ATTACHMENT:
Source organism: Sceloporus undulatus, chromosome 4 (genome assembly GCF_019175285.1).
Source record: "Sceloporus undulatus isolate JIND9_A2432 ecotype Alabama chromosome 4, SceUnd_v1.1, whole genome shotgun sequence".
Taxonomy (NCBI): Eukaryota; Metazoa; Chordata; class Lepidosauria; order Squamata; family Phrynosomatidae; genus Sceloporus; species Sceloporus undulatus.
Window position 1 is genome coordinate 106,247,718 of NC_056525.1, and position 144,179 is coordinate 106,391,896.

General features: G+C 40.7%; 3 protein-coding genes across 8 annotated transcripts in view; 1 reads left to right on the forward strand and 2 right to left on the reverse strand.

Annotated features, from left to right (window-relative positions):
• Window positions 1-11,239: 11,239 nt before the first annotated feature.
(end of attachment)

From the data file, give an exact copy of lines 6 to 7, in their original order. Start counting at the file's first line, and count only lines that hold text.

Annotated features, from left to right (window-relative positions):
• Window positions 1-11,239: 11,239 nt before the first annotated feature.